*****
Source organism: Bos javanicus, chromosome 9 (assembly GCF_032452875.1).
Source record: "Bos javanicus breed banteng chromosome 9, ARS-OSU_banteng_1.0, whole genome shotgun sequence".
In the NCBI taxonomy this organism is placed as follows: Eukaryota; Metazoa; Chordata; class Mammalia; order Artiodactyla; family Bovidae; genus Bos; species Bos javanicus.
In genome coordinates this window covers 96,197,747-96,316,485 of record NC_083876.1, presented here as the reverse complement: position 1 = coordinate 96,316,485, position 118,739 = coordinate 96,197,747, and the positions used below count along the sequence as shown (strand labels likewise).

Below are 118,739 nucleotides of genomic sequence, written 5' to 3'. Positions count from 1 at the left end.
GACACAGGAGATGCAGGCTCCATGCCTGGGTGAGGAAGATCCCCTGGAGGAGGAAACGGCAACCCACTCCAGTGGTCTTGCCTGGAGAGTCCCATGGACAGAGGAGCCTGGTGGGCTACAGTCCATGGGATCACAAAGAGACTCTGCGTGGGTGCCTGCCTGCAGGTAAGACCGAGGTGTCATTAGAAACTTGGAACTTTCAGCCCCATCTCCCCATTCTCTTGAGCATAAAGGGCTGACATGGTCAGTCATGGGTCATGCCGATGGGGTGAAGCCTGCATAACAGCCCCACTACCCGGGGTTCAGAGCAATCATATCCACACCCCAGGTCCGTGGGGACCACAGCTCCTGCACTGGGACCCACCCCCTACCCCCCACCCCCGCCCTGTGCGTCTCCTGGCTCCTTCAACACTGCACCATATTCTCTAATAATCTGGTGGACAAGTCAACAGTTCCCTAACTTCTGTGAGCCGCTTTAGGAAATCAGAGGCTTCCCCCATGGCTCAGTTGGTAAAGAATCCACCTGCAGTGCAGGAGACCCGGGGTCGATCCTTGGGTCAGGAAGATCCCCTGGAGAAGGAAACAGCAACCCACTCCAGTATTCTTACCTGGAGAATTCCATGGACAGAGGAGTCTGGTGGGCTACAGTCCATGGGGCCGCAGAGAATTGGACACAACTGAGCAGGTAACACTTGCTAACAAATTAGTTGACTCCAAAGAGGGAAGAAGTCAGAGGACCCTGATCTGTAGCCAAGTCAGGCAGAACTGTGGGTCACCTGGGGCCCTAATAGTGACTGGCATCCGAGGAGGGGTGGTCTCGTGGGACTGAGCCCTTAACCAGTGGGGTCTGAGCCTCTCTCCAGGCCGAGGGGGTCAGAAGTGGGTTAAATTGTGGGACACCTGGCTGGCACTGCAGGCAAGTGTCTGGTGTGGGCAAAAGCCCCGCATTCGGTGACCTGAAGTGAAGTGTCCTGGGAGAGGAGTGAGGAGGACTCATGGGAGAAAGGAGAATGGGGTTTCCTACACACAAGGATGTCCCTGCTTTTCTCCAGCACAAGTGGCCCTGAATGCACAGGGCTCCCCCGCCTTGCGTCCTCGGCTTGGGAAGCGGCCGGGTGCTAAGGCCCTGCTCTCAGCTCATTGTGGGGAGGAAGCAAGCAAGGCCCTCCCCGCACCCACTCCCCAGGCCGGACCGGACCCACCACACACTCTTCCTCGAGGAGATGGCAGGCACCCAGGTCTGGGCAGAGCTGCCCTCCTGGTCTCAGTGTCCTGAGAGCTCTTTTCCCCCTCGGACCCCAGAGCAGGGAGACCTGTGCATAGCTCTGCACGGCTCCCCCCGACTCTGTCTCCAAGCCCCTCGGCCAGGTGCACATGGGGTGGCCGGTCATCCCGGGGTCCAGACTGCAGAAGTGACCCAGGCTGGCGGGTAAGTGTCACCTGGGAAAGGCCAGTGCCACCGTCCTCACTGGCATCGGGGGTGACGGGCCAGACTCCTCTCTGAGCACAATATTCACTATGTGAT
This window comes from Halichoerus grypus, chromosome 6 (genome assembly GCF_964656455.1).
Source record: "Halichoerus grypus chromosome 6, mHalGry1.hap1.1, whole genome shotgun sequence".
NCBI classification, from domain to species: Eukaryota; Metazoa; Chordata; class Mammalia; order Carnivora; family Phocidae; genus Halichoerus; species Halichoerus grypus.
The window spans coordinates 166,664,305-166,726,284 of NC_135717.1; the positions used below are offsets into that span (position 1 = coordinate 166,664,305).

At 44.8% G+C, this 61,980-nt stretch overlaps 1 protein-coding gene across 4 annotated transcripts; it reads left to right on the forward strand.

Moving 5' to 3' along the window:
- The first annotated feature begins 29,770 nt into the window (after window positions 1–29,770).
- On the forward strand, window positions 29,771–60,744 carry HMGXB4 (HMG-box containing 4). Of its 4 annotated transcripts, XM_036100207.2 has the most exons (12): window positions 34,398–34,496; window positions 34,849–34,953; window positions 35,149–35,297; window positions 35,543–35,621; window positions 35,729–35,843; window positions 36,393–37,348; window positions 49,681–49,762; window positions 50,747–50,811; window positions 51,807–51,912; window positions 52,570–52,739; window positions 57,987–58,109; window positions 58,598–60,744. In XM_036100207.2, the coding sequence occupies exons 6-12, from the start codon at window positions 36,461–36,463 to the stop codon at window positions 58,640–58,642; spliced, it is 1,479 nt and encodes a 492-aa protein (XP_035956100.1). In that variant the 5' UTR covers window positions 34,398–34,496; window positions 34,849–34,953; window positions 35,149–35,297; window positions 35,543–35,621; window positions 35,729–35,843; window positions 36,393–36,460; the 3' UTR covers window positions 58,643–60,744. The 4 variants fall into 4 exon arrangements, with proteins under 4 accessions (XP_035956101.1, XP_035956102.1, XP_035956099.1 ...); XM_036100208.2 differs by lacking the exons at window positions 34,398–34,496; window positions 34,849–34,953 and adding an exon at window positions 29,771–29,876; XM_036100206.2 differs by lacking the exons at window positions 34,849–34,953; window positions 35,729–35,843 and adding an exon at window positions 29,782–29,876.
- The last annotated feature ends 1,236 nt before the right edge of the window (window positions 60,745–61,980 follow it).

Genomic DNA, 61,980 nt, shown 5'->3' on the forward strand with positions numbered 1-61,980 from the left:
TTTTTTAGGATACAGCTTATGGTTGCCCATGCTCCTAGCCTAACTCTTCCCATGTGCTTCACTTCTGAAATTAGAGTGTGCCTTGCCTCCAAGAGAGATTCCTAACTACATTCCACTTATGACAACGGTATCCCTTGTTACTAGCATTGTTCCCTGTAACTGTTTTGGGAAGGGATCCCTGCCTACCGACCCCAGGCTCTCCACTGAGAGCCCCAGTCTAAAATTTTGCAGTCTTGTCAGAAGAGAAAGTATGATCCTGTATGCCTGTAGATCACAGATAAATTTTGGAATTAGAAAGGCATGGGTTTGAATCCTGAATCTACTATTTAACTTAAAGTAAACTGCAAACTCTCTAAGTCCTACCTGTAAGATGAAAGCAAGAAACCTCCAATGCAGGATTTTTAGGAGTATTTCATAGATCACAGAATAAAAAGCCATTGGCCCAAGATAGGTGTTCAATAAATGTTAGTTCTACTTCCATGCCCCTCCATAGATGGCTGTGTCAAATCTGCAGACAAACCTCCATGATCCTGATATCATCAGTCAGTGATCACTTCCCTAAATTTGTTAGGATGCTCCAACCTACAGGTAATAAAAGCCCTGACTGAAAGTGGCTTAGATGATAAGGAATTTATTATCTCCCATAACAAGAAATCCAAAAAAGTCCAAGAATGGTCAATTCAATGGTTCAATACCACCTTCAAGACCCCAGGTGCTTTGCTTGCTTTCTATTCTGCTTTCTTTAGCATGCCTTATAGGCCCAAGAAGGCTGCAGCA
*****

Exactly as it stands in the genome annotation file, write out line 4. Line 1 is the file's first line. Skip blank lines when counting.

In genome coordinates this window covers 96,197,747-96,316,485 of record NC_083876.1, presented here as the reverse complement: position 1 = coordinate 96,316,485, position 118,739 = coordinate 96,197,747, and the positions used below count along the sequence as shown (strand labels likewise).